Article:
Qatar Masters - Awesome Alvaro Attempts to Defend


He's one of the most unique and appealing players in the world; a 6'3" Spaniard who happens to be one of the biggest hitters... ever. And everyone who meets Alvaro Quiros says he's amazingly nice. Some even say he's too nice. I always wonder what that implies.

When Alvaro Quiros won the impressive looking mother-of-pearl trophy at the Qatar Masters a year ago in a tense final round, many felt it might be followed by a win in the US, and a truly amazing break-out year.

He headed to the US... and to The Masters... ranked 27th in the world, and John Paul Newport of the Wall Street Journal suggested that, with his Mediterranean charm, good looks and perpetual smile, he could be the Tour’s next Spanish heartthrob.

There were some notable Alvaro Quiros moments last summer, the most memorable took place at the PGA Championship in Hazeltine. After missing the cut at the first three majors, Señor Quiros stunned Tiger Woods and Padraig Harrington in the first round with a second shot that rolled onto the 11th green between them, while they were still lining up their putts. The 11th was a 600-yard par-5 uphill into the wind making that second shot, hit with a driver from the fairway "just stupid long". Those were the words Tiger used.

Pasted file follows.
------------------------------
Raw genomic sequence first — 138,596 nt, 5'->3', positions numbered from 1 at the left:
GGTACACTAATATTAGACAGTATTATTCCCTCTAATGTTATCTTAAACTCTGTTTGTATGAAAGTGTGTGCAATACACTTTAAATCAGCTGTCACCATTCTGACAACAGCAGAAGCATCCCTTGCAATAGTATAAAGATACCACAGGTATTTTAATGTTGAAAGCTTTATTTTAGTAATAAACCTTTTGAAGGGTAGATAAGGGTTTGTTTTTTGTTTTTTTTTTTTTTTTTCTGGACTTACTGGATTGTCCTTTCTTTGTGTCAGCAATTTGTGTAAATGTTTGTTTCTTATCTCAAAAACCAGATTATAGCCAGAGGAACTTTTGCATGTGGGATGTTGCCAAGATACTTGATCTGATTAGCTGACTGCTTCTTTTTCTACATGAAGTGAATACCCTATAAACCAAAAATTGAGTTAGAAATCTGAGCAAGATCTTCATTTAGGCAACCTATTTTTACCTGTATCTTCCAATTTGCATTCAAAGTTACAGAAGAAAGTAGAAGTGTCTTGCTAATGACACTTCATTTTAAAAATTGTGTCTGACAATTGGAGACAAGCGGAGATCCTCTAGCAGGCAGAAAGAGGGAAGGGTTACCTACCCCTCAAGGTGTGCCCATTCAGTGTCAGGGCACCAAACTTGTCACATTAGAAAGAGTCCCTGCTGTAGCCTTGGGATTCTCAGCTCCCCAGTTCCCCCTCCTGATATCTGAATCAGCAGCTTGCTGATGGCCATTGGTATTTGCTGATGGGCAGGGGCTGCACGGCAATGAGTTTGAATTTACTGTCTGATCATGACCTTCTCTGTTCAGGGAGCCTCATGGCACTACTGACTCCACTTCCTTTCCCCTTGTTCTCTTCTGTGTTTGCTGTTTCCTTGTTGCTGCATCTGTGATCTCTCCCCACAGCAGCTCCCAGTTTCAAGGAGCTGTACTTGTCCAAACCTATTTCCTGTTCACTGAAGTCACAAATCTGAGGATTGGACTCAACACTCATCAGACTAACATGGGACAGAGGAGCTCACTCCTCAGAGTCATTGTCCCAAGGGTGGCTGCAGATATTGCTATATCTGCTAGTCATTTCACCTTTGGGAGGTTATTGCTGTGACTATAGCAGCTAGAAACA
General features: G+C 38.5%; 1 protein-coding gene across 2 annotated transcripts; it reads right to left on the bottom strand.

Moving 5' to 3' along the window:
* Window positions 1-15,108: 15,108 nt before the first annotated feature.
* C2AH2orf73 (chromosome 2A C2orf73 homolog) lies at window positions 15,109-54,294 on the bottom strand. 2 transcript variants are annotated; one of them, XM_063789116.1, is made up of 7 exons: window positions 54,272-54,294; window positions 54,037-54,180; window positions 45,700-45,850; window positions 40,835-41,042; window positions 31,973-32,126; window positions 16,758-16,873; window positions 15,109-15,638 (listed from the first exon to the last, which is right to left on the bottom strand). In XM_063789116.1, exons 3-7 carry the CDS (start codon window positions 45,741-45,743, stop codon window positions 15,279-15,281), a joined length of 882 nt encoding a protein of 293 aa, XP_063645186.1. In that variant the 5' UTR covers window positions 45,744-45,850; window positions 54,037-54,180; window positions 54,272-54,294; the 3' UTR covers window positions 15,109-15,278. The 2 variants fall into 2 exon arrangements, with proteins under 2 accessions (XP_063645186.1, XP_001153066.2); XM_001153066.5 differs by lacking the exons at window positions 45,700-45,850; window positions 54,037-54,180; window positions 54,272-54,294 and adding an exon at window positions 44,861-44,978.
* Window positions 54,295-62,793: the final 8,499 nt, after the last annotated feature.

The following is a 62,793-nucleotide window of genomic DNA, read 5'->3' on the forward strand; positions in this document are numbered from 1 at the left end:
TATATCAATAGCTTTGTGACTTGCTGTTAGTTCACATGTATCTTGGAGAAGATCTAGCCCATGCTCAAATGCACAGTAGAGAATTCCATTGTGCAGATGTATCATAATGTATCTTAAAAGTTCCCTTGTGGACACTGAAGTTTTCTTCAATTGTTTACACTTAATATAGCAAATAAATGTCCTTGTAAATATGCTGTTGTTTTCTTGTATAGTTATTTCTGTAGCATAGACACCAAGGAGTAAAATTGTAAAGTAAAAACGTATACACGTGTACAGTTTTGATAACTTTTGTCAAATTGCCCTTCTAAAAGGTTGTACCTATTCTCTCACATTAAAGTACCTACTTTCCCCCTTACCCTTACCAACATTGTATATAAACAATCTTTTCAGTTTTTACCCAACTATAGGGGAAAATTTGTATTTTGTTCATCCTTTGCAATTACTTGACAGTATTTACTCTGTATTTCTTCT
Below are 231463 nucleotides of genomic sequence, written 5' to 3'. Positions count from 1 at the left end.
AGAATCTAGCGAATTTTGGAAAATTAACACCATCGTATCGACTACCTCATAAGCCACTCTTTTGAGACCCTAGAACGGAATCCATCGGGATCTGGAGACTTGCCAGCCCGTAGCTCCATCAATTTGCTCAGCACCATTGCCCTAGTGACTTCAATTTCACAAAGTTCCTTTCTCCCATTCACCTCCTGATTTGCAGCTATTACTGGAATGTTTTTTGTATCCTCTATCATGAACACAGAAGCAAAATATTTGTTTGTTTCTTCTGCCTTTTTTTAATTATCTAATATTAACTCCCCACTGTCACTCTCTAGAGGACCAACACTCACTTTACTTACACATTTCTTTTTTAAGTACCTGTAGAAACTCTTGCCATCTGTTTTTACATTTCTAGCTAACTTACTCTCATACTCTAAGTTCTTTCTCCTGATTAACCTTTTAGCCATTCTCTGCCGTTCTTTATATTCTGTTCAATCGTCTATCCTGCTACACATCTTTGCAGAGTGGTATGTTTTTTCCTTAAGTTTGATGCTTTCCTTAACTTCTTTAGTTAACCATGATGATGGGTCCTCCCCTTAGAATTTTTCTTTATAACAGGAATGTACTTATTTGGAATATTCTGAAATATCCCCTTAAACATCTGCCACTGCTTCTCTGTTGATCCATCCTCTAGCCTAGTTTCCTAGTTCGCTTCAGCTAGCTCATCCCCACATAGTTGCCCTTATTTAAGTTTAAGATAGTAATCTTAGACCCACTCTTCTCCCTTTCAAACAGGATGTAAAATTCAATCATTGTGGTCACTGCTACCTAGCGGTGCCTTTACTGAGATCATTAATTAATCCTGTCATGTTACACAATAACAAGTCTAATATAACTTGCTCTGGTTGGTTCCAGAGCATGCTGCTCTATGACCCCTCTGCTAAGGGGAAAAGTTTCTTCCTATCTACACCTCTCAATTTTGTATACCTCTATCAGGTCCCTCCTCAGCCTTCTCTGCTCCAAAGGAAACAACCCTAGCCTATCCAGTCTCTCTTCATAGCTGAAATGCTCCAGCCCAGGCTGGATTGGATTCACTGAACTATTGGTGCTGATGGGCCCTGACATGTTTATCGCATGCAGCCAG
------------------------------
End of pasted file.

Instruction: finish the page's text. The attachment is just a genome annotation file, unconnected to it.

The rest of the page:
Ultimately sabotaged by his short game, Alvaro Quiros finished T24, and the 2009 PGA Championship will be remembered for Y.E. Yang's historic come-from-behind upset of Tiger Woods. And it all seems so long ago, doesn't it?

Yesterday in Doha the 2009 Qatar Masters champion dropped just a single shot in a four under 68, keeping the chances alive for a historic defense of his title... and the Mother-of-Pearl trophy. Alvaro Quiros is also fighting for a second trip to Augusta and a spot on the European Ryder Cup so this would be a big win for the big hitter from Cadiz, and at three back from co-leaders Paul Casey and Bradley Dredge, it's certainly conceivable.

I know I wouldn't be alone in celebrating a win by the swashbuckling Spaniard.

Photo: Ross Kinnaird, Getty Images